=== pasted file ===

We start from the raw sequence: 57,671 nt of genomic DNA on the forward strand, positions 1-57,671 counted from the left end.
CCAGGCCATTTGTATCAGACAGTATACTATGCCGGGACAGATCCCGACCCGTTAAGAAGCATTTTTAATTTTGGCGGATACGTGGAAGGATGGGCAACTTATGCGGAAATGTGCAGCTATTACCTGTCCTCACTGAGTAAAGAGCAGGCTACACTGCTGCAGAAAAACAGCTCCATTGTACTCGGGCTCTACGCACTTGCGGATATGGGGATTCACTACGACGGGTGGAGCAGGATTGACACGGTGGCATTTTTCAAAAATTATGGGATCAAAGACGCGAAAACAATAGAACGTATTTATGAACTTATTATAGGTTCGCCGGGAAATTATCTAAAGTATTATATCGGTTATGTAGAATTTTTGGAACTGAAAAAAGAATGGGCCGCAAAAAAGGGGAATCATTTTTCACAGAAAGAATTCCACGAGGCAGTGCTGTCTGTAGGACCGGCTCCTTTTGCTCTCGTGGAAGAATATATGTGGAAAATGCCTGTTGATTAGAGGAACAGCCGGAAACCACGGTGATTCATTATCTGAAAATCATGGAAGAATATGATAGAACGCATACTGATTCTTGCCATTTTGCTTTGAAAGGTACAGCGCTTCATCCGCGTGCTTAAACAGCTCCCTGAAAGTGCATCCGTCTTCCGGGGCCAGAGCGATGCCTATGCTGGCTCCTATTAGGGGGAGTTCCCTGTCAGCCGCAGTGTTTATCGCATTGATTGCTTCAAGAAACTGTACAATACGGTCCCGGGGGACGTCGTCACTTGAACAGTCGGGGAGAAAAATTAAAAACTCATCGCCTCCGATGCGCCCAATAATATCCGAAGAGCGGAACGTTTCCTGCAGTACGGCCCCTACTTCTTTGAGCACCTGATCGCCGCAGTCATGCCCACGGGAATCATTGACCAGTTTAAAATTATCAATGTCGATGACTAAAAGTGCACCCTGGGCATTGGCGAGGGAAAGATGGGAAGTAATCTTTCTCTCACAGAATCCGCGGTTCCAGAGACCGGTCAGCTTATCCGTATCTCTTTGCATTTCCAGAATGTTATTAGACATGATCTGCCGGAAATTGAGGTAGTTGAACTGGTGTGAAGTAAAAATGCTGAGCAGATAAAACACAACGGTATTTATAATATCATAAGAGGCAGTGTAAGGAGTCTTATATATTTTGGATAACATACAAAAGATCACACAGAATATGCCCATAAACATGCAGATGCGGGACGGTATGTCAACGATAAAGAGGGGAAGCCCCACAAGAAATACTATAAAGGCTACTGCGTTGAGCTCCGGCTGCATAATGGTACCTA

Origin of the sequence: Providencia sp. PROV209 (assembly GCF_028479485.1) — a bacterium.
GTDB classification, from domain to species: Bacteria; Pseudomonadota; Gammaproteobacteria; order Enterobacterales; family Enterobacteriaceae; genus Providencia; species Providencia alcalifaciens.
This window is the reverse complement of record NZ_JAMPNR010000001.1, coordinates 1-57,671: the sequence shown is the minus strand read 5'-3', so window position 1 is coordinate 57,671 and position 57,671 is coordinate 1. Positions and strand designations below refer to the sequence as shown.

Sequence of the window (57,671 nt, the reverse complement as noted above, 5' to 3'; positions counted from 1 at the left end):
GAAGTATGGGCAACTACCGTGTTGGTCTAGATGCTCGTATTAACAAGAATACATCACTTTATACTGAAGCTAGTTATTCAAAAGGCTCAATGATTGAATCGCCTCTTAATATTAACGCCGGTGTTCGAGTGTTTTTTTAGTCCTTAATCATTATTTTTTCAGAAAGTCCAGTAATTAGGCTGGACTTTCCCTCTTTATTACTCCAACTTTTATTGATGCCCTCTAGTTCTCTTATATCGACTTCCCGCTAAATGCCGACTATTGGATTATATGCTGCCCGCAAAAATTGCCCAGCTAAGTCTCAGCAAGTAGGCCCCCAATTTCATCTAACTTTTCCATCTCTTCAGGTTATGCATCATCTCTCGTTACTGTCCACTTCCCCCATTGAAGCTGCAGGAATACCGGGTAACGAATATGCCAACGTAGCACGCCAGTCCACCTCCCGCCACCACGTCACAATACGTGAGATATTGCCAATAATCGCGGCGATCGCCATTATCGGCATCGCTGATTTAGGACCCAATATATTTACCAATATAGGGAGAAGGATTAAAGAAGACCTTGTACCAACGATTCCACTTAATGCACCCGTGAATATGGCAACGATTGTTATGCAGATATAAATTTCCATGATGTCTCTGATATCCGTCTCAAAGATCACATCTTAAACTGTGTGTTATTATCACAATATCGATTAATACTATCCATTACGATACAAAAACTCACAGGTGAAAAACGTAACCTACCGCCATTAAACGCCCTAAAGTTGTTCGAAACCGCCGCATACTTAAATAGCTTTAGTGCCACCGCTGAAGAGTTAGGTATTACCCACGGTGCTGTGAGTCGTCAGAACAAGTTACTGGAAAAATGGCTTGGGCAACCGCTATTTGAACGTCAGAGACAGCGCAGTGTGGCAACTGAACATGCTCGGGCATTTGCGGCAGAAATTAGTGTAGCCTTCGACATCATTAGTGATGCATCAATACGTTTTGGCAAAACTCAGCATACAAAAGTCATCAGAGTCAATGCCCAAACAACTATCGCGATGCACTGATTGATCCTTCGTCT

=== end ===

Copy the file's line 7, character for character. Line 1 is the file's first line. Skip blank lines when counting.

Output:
GAAGTATGGGCAACTACCGTGTTGGTCTAGATGCTCGTATTAACAAGAATACATCACTTTATACTGAAGCTAGTTATTCAAAAGGCTCAATGATTGAATCGCCTCTTAATATTAACGCCGGTGTTCGAGTGTTTTTTTAGTCCTTAATCATTATTTTTTCAGAAAGTCCAGTAATTAGGCTGGACTTTCCCTCTTTATTACTCCAACTTTTATTGATGCCCTCTAGTTCTCTTATATCGACTTCCCGCTAAATGCCGACTATTGGATTATATGCTGCCCGCAAAAATTGCCCAGCTAAGTCTCAGCAAGTAGGCCCCCAATTTCATCTAACTTTTCCATCTCTTCAGGTTATGCATCATCTCTCGTTACTGTCCACTTCCCCCATTGAAGCTGCAGGAATACCGGGTAACGAATATGCCAACGTAGCACGCCAGTCCACCTCCCGCCACCACGTCACAATACGTGAGATATTGCCAATAATCGCGGCGATCGCCATTATCGGCATCGCTGATTTAGGACCCAATATATTTACCAATATAGGGAGAAGGATTAAAGAAGACCTTGTACCAACGATTCCACTTAATGCACCCGTGAATATGGCAACGATTGTTATGCAGATATAAATTTCCATGATGTCTCTGATATCCGTCTCAAAGATCACATCTTAAACTGTGTGTTATTATCACAATATCGATTAATACTATCCATTACGATACAAAAACTCACAGGTGAAAAACGTAACCTACCGCCATTAAACGCCCTAAAGTTGTTCGAAACCGCCGCATACTTAAATAGCTTTAGTGCCACCGCTGAAGAGTTAGGTATTACCCACGGTGCTGTGAGTCGTCAGAACAAGTTACTGGAAAAATGGCTTGGGCAACCGCTATTTGAACGTCAGAGACAGCGCAGTGTGGCAACTGAACATGCTCGGGCATTTGCGGCAGAAATTAGTGTAGCCTTCGACATCATTAGTGATGCATCAATACGTTTTGGCAAAACTCAGCATACAAAAGTCATCAGAGTCAATGCCCAAACAACTATCGCGATGCACTGATTGATCCTTCGTCT